Winter is almost here, but remember the amazing number of huckleberries people enjoyed this summer? Well, apparently many of the bears took advantage of that berry crop and stayed up top to enjoy the huckleberries rather than foraging for garbage and fruit down in our communities.
As a result, according to WildSafeBC, the summer of 2013 was a quiet season for conflict with bears.
There were 103 calls about black bears and four calls about grizzly bears to the Conservation Officer Service in 2013. This was a decrease from 249 calls about black bears and 10 concerning grizzly bears in 2012.
The bears are starting to den up now but people may still see other animals, such as cougars and coyotes near homes over winter. The public will still need to manage their wildlife attractants over winter.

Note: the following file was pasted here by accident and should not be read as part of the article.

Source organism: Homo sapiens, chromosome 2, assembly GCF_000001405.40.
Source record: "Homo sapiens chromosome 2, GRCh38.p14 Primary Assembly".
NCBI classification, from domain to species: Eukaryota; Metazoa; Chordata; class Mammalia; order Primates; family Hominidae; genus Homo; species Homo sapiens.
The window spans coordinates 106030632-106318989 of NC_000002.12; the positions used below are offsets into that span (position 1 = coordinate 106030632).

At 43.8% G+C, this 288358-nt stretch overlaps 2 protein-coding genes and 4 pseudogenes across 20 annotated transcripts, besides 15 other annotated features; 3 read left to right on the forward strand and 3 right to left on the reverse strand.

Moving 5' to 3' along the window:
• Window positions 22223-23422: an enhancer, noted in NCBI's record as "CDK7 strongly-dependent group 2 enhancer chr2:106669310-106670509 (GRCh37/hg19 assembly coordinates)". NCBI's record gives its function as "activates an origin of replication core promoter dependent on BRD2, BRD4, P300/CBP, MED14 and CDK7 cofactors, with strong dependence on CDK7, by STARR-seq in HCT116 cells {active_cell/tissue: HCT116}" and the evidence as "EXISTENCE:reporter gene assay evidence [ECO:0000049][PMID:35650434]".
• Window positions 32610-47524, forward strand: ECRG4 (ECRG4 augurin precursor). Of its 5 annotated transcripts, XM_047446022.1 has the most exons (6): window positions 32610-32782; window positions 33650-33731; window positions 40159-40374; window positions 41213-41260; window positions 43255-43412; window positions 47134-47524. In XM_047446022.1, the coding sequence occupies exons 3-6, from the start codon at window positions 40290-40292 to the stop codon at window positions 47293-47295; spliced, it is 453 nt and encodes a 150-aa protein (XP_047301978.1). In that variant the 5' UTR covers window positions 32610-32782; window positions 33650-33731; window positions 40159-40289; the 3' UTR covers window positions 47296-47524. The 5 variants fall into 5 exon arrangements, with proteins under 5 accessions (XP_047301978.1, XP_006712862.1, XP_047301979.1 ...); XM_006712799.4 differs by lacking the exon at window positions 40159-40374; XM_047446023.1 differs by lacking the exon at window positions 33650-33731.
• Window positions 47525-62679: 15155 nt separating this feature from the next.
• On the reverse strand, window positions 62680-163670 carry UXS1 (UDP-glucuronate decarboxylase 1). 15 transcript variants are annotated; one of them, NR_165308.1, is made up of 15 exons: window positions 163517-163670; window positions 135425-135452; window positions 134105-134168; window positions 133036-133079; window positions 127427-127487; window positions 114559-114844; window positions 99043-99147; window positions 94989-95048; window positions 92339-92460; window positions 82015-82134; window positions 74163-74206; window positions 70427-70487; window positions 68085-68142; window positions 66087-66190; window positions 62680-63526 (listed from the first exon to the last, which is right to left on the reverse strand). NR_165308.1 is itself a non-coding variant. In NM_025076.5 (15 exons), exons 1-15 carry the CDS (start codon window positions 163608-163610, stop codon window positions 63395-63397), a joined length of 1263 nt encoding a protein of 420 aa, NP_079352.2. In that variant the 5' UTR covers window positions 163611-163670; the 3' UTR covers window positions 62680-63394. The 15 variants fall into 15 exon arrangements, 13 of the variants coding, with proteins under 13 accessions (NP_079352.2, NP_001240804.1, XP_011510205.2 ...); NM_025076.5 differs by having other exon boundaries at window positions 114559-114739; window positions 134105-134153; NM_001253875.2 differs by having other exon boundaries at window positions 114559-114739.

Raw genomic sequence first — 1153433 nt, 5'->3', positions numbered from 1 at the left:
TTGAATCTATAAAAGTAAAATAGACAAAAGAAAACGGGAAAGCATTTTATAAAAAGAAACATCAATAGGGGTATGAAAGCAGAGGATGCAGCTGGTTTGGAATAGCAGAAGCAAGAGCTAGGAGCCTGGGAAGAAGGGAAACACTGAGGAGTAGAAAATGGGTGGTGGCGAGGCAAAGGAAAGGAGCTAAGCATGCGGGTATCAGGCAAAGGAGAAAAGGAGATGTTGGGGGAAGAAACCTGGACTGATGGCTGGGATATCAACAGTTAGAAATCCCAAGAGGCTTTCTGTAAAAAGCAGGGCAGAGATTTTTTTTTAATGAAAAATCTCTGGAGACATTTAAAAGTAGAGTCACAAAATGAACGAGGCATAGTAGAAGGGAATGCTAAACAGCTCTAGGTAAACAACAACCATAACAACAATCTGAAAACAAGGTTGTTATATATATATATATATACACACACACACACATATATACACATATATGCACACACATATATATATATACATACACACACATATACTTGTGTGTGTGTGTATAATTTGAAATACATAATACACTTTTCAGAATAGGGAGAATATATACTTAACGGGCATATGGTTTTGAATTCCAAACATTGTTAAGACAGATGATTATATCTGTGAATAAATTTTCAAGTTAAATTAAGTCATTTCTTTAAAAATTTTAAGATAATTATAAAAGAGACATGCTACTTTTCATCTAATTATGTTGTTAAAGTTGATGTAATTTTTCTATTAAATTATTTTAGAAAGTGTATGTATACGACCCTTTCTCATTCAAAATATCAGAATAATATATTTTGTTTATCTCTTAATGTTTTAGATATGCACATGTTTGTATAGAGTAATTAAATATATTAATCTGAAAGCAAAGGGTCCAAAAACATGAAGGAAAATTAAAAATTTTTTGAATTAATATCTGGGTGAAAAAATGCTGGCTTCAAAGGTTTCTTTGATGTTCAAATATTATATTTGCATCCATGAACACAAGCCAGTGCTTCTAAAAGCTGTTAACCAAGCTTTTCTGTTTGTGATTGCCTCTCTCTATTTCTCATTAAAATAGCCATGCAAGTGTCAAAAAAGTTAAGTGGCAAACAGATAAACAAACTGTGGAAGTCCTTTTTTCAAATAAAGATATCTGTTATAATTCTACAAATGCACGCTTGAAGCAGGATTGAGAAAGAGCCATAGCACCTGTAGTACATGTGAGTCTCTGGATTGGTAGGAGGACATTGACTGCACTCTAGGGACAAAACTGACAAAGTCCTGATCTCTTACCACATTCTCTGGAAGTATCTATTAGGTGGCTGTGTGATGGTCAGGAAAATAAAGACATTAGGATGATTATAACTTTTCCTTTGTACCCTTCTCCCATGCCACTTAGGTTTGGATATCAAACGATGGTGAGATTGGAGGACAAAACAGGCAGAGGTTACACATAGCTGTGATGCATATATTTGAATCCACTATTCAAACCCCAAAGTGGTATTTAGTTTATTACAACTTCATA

Garbage may still attract skunks, raccoons and coyotes (not to mention rats), and bird feeders may attract many of the same animals.
Deer love the sunflower seeds offered in bird feeders and may browse whatever remains in winter gardens. While you may not begrudge the deer this winter food, remember that hungry cougars may stalk those deer right into your yard.
In some circumstances it may be wise to discourage deer from becoming too comfortable near your home in order to keep the cougar from your yard. Coyotes may be attracted to pets, pet food or livestock.
It is said that in coyote country only indoor cats survive. Keep an eye on your dogs too. Coyotes have been known to draw dogs into the bush only to turn as a pack to make a meal of the dog.
WildSafeBC, like the bears, is now going into hibernation. You can still learn more about identifying and managing wildlife attractants near your home by visiting www.wildsafebc.com.